I felt like I had woken up a half an hour before I had gone to sleep. The sun was still slowly drifting across the Atlantic, and stars from both hemispheres illuminated the Andean sky. I crawled off my paja (straw) mattress, threw on a few layers and began my trek.
I had come up with this elaborate (and somewhat loco) scheme to stock a mountain lake with trucha de arco iris, or rainbow trout. It would involve transporting delicate fry from a nursery near Cuenca, Ecuador, to a little cloud forest lake hundreds of miles away. The idea was to provide farmers with another source of much-needed protein. I also figured the fish would be fun to catch. (See Salmon Fishing in the Yemen.)
After a long walk and an even longer bus ride, I arrived in the colonial town of Cuenca just before sunrise. I then hailed a taxi that took me to a fish hatchery high above the city. There, I filled two huge barrels with ice-cold water and thousands of baby trout. In a desperate race against the heat of the rising equatorial sun and the rapid consumption of oxygen by my tiny passengers, I reversed the trip.
I had arranged for a camión, or truck, to meet me at the bus stop in the town of Jima. We would then drive to the end of a long dirt road, where friends were waiting with horses. We would transfer the fish to smaller containers and ride up to the lake. If all went well, the majority of the trout would survive the ordeal.
It didn’t and they didn’t.
Even though I had paid the driver a deposit and had reminded him a hundred times, he wasn’t there. In a panic, I found a shady spot for the tanks and agitated the water to generate more oxygen. I looked and listened for signs of the truck and I spit expletives from beneath my breath in both English and Español.
After about a half an hour, I turned to an old man sitting on a park bench and pleaded, “¿Dios mio, dónde está el chófer?” (“My God, where is the driver?!”) He shrugged, fluttered a single outstretched hand from side to side (in Ecuador this is the universal gesture for bad news; I saw — and used — it a lot; I still do). Then he said, “Ya mismo.”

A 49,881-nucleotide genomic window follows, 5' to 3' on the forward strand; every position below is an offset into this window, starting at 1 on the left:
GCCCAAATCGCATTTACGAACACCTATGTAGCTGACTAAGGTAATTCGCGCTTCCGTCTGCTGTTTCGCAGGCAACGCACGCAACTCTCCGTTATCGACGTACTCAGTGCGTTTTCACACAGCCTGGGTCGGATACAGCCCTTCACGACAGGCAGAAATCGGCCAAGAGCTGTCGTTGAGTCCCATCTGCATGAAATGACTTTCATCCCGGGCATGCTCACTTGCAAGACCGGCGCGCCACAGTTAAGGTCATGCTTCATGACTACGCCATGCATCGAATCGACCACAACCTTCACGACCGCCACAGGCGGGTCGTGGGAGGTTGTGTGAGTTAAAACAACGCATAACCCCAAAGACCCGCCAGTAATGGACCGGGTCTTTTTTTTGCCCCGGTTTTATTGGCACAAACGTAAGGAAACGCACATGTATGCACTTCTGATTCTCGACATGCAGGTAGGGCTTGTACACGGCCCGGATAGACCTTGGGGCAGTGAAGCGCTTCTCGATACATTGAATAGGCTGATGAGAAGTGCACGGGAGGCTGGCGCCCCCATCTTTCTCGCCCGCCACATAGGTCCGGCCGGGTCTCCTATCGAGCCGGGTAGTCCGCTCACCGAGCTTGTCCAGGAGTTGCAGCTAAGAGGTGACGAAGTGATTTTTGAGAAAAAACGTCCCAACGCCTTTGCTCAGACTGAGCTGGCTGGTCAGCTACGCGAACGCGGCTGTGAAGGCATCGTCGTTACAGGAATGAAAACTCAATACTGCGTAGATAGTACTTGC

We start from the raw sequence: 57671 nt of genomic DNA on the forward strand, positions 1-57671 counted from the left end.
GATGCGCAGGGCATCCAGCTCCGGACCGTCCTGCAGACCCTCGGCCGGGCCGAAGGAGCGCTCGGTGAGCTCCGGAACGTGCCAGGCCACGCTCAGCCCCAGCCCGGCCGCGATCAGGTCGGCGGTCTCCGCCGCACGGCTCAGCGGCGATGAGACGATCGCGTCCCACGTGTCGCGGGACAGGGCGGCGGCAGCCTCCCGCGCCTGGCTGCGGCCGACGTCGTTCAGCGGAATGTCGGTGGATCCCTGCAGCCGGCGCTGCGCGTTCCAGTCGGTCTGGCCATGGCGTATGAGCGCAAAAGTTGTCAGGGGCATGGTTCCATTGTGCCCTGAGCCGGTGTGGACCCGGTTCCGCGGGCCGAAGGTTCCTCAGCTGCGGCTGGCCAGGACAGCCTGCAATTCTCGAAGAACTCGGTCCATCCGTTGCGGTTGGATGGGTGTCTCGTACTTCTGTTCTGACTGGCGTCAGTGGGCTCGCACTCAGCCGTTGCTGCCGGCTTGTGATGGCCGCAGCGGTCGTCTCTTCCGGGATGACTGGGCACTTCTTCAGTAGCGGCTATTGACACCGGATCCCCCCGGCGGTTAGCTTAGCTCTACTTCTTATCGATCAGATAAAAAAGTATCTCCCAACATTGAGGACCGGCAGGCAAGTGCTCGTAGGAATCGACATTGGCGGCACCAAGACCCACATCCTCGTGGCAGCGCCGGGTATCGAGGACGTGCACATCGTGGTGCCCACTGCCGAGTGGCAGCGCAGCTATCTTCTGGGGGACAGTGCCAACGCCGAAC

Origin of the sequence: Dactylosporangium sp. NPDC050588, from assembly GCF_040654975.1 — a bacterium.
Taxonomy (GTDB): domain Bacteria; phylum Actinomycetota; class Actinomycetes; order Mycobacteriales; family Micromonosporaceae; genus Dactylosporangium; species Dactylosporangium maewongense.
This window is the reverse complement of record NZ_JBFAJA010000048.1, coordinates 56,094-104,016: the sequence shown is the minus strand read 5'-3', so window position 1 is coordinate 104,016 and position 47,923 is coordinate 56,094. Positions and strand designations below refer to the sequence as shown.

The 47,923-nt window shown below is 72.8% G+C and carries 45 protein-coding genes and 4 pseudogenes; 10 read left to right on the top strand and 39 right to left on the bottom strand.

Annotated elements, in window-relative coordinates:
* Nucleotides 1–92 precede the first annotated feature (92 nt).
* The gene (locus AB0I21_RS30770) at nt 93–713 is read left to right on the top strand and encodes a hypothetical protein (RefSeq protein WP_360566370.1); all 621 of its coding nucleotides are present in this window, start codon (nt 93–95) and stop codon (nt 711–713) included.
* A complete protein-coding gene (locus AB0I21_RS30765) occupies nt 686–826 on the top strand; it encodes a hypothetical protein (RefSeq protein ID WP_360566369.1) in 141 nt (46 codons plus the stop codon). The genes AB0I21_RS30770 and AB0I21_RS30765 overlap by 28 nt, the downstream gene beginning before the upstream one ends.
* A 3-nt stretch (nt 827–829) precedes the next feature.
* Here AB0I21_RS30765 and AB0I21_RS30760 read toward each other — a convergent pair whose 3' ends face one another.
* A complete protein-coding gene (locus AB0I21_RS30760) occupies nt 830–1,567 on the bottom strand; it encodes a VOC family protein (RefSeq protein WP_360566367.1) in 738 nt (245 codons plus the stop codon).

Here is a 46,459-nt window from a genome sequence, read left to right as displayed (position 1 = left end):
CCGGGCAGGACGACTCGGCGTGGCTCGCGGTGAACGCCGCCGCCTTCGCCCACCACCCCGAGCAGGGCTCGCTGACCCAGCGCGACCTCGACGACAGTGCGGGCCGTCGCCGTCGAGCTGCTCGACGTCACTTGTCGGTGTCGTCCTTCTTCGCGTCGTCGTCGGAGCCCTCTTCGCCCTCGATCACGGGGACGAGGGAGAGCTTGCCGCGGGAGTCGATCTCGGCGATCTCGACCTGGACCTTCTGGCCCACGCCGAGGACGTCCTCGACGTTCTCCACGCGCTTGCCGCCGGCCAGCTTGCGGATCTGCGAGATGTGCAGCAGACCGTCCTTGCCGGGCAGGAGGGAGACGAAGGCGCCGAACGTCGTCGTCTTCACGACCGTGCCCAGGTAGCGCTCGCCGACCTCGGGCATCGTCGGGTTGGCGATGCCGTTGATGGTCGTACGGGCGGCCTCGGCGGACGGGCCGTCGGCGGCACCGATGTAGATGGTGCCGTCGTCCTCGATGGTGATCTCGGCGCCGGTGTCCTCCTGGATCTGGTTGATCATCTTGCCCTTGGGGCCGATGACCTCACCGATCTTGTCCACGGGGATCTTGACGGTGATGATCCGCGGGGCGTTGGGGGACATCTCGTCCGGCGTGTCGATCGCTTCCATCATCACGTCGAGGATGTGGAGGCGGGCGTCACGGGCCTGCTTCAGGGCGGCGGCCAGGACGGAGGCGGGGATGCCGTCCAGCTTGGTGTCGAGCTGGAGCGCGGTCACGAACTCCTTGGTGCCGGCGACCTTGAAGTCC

In Spanish, ya mismo means “right now.” In Ecuador, though, it’s been bastardized by sarcasm. There, it roughly translates, “It’ll happen sometime between now and the next Ice Age.” (Considering the current direction of climate change, a potentially very long time!)
So, I waited and waited; the camión didn’t come and the fry died. (Note: I tried again two months later and was successful. If you have an interest in trout fishing in the Andes, I can recommend a pretty good spot.)
I grew to loath the term “ya mismo.” It became the bane of my Peace Corps experience – a foreseen obstacle to just about every project. Eventually, though, I grew to accept it, albeit grudgingly. It was a reality of place and time – a survival tactic employed by people accustomed to disappointment.
Years later in New Orleans, The Big Queasy, I actually found myself using it a fair amount, especially after Hurricane Katrina.
“When are they gonna fix those roads?” “Ya mismo.”
“When do you think they’ll get a handle on the crime situation?” “Ya mismo.”
The expression provided a little solace in a world or frustration.
I lived in a small farmhouse above two branches of the Rio Moya. It was about a 15-minute walk from the tiny hamlet of Zhumar, one of 12 communities in the parroquia of Jima. One day a young boy ran by my house screaming, “¡Minga mañana en Pinjuma! ¡Minga mañana en Pinjuma!” My Spanish was pretty feeble at the time, but I certainly knew what mañana meant. And Pinjuma was a small town just downriver. As for “minga,” I hadn’t a clue. I looked in my dictionary, but it wasn’t there. I figured I would figure it out the following day.
When I arrived in Pinjuma, there were already hundreds of volunteers. Armed with picks, shovels and axes, campesinos, or farmers, from all corners of the parroquia were repairing a long stretch of road that had caved in. Women were passing around shots of canelazo (think warm kerosene with a hint of cinnamon) and preparing a massive meal of choclo, locro soup and roasted guinea pigs. Children were tending sheep, goats and younger siblings. I took a shot, grabbed an implement and joined in.
By the late afternoon, we were done. The road was back in operation. The volunteers headed off in different directions. They would see each other again either at the weekly market in Jima or at the next minga …
Minga is the Spanish version of the Inca term minka. For the indigenous people of the Andes, minkas were a form of communal labor. They were used to construct roads, irrigation systems, terraces, and temples. Like an Amish barn raising, they allowed people to overcome the limitations of technology and to accomplish truly extraordinary things. They were proof of the adage about strength in numbers.
After Katrina there were spontaneous and planned “mingas” here in New Orleans. They not only helped rebuild the city; they also brought people together at a time when it was more important than ever.
In a world of “ya mismo,” mingas restore hope.